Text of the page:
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Macro variable question

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Contributor
Posts: 28

Macro variable question

Writing a program to check if a record is present in a database (The database changes weekly) and if so, run some processing but the macro variable will not resolve to the correct value.  Always comes up zero? Program is below.

data Rcrds;

     input var1 $1 var2 3 ;

     cards;

A 1

A 1

C 0

E 0

;

run;

data List_to_Chk;

     input var1 $1;

     cards;

A

B

C

D

;

run;

proc sql;

     CREATE Table Tmp

           (var1 Char(13));    

quit;

%macro ads(var1, var2);

     data temp;

           %do j=1 %to &var2;

                var1="&var1"||&j;

                output;

           %end;

     run;

     proc sql;

           insert into Tmp

           select *

           from temp;

     quit;

%mend ads;

Data Results;

     set List_to_Chk;

     Call EXECUTE('proc sql noprint;

           select compress(put(count(*),8.)) into:cn

                from Rcrds

                where var1="'|| var1 ||'";');

     rc = resolve('&cn');

     put var1 rc;

     If rc > 0 then

           do;

                Check="Y";

                Call EXECUTE('%ads('||Var1||','||rc||')');

           end;

     Else Check="N";

Run;

Super Contributor
Posts: 543

Re: Macro variable question

Hi.

I am not sure what's wrong with the code, but it seems to me that this SQL part will never be anything but zero, because in the Rcrds data set - the way you have it as an example -

var1 will never be equal to ' || var1 ||'

var1 in the data set is A, A,C, or E.


Call EXECUTE('proc sql noprint;

           select compress(put(count(*),8.)) into:cn

                from Rcrds

                where var1="'|| var1 ||'";');


So, you need to modify that, some what.


Best of luck,

Anca.

Super User
Super User
Posts: 6,326

Re: Macro variable question

CALL EXECUTE does not execute the code immediately.  It just pushes the code onto the stack to execute after the currently running data step finishes.  So there is no way in the current data step to get the value of the macro variable CN that will be created in the future when your generated SQL code runs.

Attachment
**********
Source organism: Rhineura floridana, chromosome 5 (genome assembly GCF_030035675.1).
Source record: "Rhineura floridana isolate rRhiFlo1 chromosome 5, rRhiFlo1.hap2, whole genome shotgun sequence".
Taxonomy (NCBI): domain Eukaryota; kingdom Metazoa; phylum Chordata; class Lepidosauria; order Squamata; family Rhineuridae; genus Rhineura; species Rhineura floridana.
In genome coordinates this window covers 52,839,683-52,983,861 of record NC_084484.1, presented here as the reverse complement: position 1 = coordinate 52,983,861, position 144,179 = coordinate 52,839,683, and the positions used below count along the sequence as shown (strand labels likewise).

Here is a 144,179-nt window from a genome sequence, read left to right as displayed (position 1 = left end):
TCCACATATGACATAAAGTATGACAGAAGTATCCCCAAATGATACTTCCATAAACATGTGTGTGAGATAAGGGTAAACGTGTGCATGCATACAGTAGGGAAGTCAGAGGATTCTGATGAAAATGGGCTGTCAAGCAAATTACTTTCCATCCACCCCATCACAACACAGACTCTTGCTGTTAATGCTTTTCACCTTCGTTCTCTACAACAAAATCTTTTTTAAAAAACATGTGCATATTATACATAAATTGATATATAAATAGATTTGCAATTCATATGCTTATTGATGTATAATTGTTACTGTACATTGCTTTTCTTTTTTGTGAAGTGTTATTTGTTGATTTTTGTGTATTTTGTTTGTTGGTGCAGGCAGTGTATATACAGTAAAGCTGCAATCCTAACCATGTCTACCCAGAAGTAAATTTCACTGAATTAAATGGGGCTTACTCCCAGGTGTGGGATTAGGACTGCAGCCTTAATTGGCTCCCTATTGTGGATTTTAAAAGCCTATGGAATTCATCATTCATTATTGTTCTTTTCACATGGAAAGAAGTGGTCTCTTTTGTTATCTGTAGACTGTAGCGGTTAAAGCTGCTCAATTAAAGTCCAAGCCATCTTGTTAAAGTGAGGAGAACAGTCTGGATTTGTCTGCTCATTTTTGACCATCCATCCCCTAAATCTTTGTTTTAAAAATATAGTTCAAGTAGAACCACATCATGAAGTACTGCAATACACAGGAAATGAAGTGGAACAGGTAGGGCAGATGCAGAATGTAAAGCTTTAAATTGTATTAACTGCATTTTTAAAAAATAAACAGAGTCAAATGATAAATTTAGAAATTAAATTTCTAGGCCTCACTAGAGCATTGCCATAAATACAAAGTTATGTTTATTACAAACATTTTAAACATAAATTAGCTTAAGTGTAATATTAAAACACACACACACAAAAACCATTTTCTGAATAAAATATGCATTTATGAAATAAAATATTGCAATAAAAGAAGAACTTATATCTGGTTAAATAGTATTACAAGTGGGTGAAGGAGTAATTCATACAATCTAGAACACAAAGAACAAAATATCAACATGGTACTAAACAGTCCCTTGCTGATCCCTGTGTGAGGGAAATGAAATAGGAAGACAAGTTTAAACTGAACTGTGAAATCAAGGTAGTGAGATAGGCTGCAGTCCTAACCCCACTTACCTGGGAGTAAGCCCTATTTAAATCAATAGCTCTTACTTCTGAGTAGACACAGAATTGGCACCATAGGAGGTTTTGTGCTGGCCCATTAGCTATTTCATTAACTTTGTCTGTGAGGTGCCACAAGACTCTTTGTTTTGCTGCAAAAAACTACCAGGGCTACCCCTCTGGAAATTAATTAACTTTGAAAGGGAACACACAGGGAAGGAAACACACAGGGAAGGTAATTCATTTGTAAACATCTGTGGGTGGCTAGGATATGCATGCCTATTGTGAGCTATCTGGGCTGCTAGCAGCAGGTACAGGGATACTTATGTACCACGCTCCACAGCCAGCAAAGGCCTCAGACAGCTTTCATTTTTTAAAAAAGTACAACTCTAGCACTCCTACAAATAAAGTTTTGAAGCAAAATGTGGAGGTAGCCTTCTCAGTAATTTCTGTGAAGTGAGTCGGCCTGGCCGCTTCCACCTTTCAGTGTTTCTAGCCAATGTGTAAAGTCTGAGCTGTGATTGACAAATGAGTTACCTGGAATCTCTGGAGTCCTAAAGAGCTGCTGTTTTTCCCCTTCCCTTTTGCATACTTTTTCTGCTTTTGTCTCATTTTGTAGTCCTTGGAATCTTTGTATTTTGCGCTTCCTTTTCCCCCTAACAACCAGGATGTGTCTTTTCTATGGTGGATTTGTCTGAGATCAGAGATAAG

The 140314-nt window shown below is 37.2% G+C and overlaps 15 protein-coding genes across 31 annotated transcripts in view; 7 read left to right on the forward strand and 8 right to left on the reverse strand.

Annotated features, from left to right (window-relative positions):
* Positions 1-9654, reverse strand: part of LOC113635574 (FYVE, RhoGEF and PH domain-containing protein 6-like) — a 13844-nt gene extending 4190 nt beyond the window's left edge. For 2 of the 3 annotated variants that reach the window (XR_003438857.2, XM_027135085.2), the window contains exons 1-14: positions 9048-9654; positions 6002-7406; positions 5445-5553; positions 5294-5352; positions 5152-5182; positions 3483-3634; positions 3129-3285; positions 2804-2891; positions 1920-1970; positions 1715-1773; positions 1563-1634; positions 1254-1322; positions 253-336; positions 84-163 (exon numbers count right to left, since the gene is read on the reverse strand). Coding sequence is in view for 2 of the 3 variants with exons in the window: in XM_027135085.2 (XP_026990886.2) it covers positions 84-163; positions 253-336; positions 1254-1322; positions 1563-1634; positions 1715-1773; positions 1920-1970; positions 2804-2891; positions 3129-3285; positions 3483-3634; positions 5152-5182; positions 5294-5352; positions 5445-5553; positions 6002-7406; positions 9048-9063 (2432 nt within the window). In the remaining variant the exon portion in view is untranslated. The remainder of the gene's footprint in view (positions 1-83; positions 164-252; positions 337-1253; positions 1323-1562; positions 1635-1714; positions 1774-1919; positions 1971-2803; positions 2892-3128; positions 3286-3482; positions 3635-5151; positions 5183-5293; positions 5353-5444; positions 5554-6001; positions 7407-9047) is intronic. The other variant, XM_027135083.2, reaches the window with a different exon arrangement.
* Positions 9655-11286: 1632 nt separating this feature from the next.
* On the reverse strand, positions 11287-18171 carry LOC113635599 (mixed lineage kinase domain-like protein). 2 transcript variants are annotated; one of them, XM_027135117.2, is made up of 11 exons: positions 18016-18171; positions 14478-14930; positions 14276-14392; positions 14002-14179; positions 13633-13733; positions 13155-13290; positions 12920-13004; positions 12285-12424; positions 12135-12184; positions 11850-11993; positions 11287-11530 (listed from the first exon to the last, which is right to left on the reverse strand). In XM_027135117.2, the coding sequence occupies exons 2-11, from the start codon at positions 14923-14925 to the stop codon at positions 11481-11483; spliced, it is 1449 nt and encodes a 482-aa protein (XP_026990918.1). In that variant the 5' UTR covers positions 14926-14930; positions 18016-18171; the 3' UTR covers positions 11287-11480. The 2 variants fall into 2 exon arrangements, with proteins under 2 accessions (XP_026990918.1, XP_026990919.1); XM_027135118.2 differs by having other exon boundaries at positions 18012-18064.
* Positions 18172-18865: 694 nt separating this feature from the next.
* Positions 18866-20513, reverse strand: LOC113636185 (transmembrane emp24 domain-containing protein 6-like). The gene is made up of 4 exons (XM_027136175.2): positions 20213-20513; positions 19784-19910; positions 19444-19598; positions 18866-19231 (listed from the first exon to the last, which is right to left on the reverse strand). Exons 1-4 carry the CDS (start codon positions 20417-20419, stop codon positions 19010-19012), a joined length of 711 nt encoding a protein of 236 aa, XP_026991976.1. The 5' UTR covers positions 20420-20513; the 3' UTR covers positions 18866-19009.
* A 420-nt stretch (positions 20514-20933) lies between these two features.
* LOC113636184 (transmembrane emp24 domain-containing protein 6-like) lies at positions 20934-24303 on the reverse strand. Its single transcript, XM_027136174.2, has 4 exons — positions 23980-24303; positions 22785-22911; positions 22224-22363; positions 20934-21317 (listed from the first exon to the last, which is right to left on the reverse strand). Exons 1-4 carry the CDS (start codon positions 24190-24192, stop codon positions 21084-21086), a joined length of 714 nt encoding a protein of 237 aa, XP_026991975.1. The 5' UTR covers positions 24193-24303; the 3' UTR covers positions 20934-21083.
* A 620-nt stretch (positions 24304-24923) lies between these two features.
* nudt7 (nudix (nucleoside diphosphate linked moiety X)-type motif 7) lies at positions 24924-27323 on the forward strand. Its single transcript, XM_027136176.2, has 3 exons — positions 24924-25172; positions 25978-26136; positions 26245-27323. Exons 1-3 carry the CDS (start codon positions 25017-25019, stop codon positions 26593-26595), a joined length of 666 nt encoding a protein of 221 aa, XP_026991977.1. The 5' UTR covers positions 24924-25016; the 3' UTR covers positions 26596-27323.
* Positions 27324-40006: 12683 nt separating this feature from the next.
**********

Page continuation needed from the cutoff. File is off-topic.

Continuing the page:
Community Manager
Posts: 2,693

Re: Macro variable question

Instead of CALL EXECUTE you might try DOSUBL (but that works only if you have SAS 9.3 Maint 2 or later).  Although it seems to me there is probably a simpler approach.  I'll let the smarter folks weigh in on that.

Contributor
Posts: 28

Re: Macro variable question

Thanks, This looks like it would work but I am on SAS 9.2

Super User
Super User
Posts: 6,326

Re: Macro variable question

If your datasets are sorted already then a simple MERGE will get what you want.

data results;

   merge list_to_chk (in=in1) rcrds(in=in2);

   by var1;

   if first.var1 and in1 ;

   check = in2;

run;


Or if you prefer that CHECK be a character variable instead of a boolean number.


if in2 then check='Y' ;

else check = 'N';


Contributor
Posts: 28

Re: Macro variable question

I though of a merge but I need to pass the count to the macro function to do some additonal processing.

Respected Advisor
Posts: 4,973

Re: Macro variable question

Bryan,

Once you get past this initial problem, it is likely this statement within %ADS will cause trouble:

var1 = "&var1"||&j;

This becomes something like:

var1 = "A"||1;

When you concatenate a number, SAS converts it to character (length=12), and adds leading blanks.  While it is not guaranteed, it is more likely you are looking for something like:

var1 = "&var1&j";

That would generate:

var1 = "A1";

Of course, it all depends on what you intend here.

Good luck.

Contributor
Posts: 28

Re: Macro variable question

Thanks, did not find that yet so I can dequote it.

Super User
Super User
Posts: 6,326

Re: Macro variable question

Normally I prefer to process the data all at once and use BY statements.  Even if you feel the need to be loopy you might want to generate a summary dataset with all of the counts using PROC SUMMARY or PROC FREQ and just pull the numbers from there rather than re-query the whole dataset for each individual possible value.

If you want to get a count how many records exists in a dataset for a particular value of a variable then PROC SQL can generate the macro variable for you. 

proc sql noprint ;

%let nobs=0;

select count(*) into :nobs separated by ' '

from have where var1 = "&value1"

;

quit;

Preset the value to zero because when there are no observations PROC SQL might not create the macro variable (not sure if it applies in this case).  Use the separated by clause will force an automatic strip() on the string generated to represent the number so that it does not have leading and/or trailing spaces.

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